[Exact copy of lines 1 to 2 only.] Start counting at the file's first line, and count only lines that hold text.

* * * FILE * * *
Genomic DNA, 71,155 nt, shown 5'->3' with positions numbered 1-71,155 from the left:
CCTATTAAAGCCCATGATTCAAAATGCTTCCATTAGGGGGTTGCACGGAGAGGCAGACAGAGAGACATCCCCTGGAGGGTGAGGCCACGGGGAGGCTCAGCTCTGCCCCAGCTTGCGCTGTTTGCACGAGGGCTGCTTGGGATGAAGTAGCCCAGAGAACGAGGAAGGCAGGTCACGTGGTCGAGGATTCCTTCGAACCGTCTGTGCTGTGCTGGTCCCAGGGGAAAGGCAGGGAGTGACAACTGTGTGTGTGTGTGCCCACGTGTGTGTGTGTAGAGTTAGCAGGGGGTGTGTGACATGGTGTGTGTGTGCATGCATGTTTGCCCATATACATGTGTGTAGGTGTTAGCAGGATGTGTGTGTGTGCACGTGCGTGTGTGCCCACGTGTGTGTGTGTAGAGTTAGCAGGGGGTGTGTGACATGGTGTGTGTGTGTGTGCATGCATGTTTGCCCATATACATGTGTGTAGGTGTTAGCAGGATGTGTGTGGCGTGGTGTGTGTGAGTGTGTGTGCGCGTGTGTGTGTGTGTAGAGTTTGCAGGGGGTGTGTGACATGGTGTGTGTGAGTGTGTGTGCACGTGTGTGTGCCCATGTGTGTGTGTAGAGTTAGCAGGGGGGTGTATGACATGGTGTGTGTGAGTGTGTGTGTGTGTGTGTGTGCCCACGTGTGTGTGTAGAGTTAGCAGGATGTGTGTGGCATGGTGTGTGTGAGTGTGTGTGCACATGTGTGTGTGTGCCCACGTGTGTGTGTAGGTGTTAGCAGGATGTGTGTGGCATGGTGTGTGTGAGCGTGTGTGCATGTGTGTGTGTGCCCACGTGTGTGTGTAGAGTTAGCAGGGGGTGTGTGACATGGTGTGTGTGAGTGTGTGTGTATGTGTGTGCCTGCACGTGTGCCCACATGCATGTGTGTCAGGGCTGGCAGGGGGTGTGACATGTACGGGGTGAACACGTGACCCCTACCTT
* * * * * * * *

Genomic DNA, 71,155 nt, shown 5'->3' with positions numbered 1-71,155 from the left:
CCTATTAAAGCCCATGATTCAAAATGCTTCCATTAGGGGGTTGCACGGAGAGGCAGACAGAGAGACATCCCCTGGAGGGTGAGGCCACGGGGAGGCTCAGCTCTGCCCCAGCTTGCGCTGTTTGCACGAGGGCTGCTTGGGATGAAGTAGCCCAGAGAACGAGGAAGGCAGGTCACGTGGTCGAGGATTCCTTCGAACCGTCTGTGCTGTGCTGGTCCCAGGGGAAAGGCAGGGAGTGACAACTGTGTGTGTGTGTGCCCACGTGTGTGTGTGTAGAGTTAGCAGGGGGTGTGTGACATGGTGTGTGTGTGCATGCATGTTTGCCCATATACATGTGTGTAGGTGTTAGCAGGATGTGTGTGTGTGCACGTGCGTGTGTGCCCACGTGTGTGTGTGTAGAGTTAGCAGGGGGTGTGTGACATGGTGTGTGTGTGTGTGCATGCATGTTTGCCCATATACATGTGTGTAGGTGTTAGCAGGATGTGTGTGGCGTGGTGTGTGTGAGTGTGTGTGCGCGTGTGTGTGTGTGTAGAGTTTGCAGGGGGTGTGTGACATGGTGTGTGTGAGTGTGTGTGCACGTGTGTGTGCCCATGTGTGTGTGTAGAGTTAGCAGGGGGGTGTATGACATGGTGTGTGTGAGTGTGTGTGTGTGTGTGTGTGCCCACGTGTGTGTGTAGAGTTAGCAGGATGTGTGTGGCATGGTGTGTGTGAGTGTGTGTGCACATGTGTGTGTGTGCCCACGTGTGTGTGTAGGTGTTAGCAGGATGTGTGTGGCATGGTGTGTGTGAGCGTGTGTGCATGTGTGTGTGTGCCCACGTGTGTGTGTAGAGTTAGCAGGGGGTGTGTGACATGGTGTGTGTGAGTGTGTGTGTATGTGTGTGCCTGCACGTGTGCCCACATGCATGTGTGTCAGGGCTGGCAGGGGGTGTGACATGTACGGGGTGAACACGTGACCCCTACCTT